Maybe the most important moment in my childhood happened when my Dad was reading me the Star Wars X-Wing Novels by my bedside. We reached a moment where the Hero,
Corran Horn, decides not to sleep with Mirax Terrick even though she offers because he realizes that she would regret it later, and that in order to respect her as a person he must turn her down. Now, I didn't entirely understand what was going on at that age, but it was still a revelation for me: being a good person means respecting people enough to not take advantage of a situation with them. We kept on reading those books together, and in Michael Stackpole's “I, Jedi” I learned that cheating in a relationship was wrong, even when the other person in your relationship would never know. Corran Horn in many ways formed the foundation for my moral backbone, and taught me to start questioning situations society treated as normal where other people were at a disadvantage. Something awakened inside me, something beyond simply a love of pulpy space stories. Like Corran, I tried to look at every situation for what it was, and every person for who they were. It made me more of a Force for good than I would have been without it, and for that I'm forever grateful.
To me, that is Star Wars.
But Star Wars isn't just that, its been countless things to countless people, as numerous as Abraham's Stars in the sky. To some its been nothing but escapism: a pulpy melodrama with action and gumption. To some it has been a political or religious manifesto: dripping with ideology and secrets. To some it has been lifesaving: the spark that keeps a razor from a wrist, or the hope in your heart against abuse. Its been all that and more, and none of those. After all, there are people who hate Star Wars: some think its boring, some think it ruined science-fiction, some think its derivative trash, and so on and so forth.
The funny thing is, Star Wars isn't even one thing. Those words, “Star Wars” refer to a movie released in 1977, and to the series of films that followed it and changed its name to “A New Hope”, it refers to comics, books, games, audio dramas, games played with toys on the living room floor, commemorative towels, and more, let alone the divisions within those divisions. There is now so much that is Star Wars, as its seeped so deeply into people's psyches, digging it out of there is basically impossible.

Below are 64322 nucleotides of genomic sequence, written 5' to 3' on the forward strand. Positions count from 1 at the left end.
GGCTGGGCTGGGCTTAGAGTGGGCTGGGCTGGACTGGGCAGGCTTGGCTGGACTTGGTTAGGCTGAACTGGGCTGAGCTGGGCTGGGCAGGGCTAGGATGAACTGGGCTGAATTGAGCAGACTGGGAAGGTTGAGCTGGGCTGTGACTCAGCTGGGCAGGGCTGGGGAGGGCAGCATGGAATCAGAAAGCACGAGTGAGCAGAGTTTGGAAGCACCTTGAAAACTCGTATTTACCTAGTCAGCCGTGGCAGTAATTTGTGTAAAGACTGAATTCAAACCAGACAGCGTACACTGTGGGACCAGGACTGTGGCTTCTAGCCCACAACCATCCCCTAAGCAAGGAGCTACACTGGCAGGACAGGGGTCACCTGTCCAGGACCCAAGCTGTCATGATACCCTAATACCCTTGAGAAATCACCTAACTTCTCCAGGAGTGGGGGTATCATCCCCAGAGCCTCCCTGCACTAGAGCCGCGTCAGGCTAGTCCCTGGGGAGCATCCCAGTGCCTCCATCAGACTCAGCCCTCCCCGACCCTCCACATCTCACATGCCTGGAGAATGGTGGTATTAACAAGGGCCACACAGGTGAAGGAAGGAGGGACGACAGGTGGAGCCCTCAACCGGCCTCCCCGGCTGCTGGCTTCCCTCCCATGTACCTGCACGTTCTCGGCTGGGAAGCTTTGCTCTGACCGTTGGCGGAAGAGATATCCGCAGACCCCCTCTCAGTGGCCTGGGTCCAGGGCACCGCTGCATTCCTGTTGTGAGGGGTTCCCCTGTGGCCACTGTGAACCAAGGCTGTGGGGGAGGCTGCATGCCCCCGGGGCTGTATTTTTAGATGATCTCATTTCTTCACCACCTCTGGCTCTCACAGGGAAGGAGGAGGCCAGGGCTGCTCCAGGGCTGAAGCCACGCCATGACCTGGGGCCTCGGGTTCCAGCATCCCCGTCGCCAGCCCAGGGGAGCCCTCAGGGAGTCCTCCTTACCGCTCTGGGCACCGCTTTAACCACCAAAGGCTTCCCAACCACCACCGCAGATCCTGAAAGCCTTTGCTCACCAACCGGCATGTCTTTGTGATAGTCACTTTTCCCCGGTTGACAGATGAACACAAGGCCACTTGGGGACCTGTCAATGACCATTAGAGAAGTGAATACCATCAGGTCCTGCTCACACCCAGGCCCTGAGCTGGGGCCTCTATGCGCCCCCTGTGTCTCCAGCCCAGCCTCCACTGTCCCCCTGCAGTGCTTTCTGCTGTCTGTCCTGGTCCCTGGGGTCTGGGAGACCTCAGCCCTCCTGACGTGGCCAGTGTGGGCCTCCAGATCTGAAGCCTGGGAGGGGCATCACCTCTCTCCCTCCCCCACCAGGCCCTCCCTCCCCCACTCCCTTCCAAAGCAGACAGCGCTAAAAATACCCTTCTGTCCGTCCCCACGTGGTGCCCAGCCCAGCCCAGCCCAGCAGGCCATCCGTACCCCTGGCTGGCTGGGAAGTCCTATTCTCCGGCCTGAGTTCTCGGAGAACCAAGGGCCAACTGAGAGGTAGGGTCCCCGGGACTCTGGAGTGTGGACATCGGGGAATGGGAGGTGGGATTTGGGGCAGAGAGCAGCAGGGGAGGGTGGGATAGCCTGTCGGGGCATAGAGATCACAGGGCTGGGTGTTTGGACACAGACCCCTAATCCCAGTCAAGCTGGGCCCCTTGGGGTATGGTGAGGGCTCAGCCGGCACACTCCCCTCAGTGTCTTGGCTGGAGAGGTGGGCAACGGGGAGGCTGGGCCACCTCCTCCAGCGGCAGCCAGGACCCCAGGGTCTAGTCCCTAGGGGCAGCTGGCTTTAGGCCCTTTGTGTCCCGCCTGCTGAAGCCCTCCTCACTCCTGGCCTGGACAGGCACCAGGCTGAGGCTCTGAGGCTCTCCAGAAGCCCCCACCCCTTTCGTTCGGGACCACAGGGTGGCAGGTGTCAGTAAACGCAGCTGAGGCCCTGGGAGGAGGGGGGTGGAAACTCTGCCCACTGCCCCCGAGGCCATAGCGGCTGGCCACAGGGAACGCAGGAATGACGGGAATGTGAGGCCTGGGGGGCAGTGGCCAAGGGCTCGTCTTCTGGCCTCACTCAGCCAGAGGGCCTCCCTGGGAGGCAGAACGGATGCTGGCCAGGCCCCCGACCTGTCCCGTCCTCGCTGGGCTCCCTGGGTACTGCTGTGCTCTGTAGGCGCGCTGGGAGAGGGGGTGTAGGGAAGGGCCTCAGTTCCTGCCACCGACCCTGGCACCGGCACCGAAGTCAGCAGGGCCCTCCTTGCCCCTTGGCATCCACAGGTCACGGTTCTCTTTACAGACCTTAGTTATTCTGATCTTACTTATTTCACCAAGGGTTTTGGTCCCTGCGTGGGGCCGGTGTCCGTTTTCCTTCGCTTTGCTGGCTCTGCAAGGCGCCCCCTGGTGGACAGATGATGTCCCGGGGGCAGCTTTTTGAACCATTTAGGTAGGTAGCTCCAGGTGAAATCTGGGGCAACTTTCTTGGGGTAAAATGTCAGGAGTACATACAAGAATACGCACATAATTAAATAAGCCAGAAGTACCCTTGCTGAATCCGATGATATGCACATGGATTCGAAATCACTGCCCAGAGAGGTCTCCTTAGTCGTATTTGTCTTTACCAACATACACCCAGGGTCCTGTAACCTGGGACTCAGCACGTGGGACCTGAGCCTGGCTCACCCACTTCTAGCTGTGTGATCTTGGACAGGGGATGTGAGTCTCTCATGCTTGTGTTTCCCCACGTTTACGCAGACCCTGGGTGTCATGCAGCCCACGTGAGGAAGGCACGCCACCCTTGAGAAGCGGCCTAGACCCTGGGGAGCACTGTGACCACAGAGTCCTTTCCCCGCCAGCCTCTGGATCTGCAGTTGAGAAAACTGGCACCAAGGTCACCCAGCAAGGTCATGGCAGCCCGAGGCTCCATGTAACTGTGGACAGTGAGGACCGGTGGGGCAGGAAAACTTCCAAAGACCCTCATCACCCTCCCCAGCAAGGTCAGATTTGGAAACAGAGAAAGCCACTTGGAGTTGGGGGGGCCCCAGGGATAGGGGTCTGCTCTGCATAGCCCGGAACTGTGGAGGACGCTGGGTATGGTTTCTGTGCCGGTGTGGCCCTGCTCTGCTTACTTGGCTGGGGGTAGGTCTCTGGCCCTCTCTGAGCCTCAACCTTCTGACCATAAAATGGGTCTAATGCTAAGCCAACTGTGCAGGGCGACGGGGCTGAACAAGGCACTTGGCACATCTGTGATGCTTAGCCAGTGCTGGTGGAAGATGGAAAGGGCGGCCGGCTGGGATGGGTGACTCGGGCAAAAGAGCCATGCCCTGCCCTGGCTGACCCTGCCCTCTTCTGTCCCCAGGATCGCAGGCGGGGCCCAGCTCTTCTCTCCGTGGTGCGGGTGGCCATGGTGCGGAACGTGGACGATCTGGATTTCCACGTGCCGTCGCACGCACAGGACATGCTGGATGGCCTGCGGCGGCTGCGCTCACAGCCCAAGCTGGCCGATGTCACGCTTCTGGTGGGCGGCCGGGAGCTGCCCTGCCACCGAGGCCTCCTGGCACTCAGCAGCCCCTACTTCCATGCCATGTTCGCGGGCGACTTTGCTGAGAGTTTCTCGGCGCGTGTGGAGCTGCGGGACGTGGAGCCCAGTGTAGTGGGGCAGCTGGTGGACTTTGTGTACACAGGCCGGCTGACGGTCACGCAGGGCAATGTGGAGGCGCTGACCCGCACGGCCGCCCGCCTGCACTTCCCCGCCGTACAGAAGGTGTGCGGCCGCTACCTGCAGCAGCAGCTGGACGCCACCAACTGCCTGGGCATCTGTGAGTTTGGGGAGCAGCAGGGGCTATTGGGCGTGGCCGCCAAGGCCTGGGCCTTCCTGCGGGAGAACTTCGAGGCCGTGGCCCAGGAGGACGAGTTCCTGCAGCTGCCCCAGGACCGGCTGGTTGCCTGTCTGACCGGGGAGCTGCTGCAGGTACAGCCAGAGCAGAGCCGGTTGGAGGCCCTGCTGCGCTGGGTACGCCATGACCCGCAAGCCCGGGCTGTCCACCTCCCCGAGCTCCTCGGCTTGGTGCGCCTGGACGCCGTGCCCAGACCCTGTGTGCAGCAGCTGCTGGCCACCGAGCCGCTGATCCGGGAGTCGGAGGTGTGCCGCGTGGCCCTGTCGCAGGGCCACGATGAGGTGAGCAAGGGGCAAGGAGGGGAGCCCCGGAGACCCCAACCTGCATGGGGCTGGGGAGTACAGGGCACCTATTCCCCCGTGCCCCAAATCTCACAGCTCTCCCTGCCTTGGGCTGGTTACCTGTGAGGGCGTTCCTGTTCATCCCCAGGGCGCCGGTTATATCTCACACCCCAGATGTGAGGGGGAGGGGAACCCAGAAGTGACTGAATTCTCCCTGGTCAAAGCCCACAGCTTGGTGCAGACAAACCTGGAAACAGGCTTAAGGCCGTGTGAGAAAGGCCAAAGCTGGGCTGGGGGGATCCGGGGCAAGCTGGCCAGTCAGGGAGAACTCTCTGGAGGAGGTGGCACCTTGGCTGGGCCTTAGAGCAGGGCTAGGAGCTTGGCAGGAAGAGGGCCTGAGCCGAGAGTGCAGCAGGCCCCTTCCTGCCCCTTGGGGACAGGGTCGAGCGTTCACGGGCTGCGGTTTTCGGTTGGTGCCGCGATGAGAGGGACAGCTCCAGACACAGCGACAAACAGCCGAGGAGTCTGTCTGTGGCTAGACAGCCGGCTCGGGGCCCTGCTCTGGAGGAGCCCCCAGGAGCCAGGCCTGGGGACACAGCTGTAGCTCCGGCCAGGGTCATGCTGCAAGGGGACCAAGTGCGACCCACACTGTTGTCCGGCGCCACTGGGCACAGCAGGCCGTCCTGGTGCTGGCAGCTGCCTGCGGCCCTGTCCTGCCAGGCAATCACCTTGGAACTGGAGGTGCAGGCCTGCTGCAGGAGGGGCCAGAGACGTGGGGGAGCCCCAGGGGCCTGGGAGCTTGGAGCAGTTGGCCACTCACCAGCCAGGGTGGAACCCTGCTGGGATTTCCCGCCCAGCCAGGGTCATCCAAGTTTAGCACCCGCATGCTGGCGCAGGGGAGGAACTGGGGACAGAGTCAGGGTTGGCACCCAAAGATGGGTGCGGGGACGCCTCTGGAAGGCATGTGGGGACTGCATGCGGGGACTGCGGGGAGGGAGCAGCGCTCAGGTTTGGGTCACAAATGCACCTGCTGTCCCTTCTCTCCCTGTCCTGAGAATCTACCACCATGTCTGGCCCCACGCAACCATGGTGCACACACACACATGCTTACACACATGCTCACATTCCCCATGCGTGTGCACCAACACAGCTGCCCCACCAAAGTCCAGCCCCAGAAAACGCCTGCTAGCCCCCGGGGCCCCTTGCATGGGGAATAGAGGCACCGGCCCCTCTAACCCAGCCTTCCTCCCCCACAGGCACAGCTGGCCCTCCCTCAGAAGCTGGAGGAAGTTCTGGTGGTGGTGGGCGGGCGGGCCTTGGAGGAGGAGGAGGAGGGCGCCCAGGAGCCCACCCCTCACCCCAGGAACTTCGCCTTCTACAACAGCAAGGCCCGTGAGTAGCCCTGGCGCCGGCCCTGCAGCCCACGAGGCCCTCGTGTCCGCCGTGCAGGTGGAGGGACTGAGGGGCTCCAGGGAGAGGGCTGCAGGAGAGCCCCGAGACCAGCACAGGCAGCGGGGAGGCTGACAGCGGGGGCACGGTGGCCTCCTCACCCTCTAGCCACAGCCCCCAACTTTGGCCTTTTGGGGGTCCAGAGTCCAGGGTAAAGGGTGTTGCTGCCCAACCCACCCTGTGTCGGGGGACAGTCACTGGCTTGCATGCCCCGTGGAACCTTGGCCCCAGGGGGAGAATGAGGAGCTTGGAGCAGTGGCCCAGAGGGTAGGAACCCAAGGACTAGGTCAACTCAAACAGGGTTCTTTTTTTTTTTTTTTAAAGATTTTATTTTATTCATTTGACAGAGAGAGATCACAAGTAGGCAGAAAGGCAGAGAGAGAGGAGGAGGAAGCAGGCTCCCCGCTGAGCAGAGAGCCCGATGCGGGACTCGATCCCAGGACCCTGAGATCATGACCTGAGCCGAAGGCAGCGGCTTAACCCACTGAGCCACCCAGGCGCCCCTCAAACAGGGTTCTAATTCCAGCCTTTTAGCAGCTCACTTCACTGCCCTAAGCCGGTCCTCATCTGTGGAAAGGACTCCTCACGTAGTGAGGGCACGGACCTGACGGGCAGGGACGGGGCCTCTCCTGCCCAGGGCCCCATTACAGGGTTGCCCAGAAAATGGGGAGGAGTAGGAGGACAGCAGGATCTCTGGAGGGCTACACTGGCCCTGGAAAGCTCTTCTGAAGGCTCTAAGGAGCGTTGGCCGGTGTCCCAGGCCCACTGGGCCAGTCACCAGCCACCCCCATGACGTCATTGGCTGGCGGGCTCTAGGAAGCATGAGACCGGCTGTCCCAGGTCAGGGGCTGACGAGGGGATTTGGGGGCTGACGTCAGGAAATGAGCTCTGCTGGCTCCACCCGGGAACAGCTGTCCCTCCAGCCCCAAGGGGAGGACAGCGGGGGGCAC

Naturally, this blog is here to try to figure out what Star Wars is, because I like setting reasonable goals for myself.
This isn't an ordinary time to ask this question though, as fans of Star Wars have reached a crossroads. Since Star Wars has been sold to Disney recently, its now out of the hands of its original creator for the first time since it came into being. Most of the stories created under the old guard are now bunk, cast off into an alternate universe where they still sort of exist, but won't effect any of the upcoming movies. The direction Star Wars takes is now in the hands of people who grew up with it, and that direction won't be entirely unfamiliar, because Star Wars has been so many things at this point, its impossible for it not to be.
The second trailer for the next Star Wars movie, “The Force Awakens” recently went online, and has taken the fandom by storm already. What's funny about the reaction so far, is that it shows the ways in which Star Wars fandom has created its own insular culture and language, repeating keywords and buzzwords to communicate important concepts that they believe define what Star Wars is and should be (I swear, I'm rather tired of hearing the term “Lived in Universe” after two decades of it being repeated, I wish there was another term that could fill in just so I could take a break from it for a bit!) with a firm deference, and often a bit of rancor when people like a part of the endless saga they didn't.
That's been a part of Star Wars to: one only has to have been a child being made fun of by grown men who enjoyed breaking you down when they found out you liked something they didn't to know that fans aren't always nice, and aren't always good. Still, even through their cruelty, there is a passion that demands an answer to why this matters still, and why people are willing to treat a pulpy movie from 1977 with the deference due to deities.
We'll be exploring the major releases throughout the history of Star Wars, and how they have affected fans, the ideological meaning of Star Wars, and the future of it. There will be triumphs, failures, and oddities, action, romance, and tragedy. There will be dead ends, beginnings, endings, and unended cliffhangers.
But before all of that, we have to go back to the start, back to 1977... Because before we can know what Star Wars is now, we have to look at what it was before anyone bothered asking that question.
This will be a weekly blog, leading up to Star Wars Episode VII: The Force Awakens. Check here every Friday for a new post!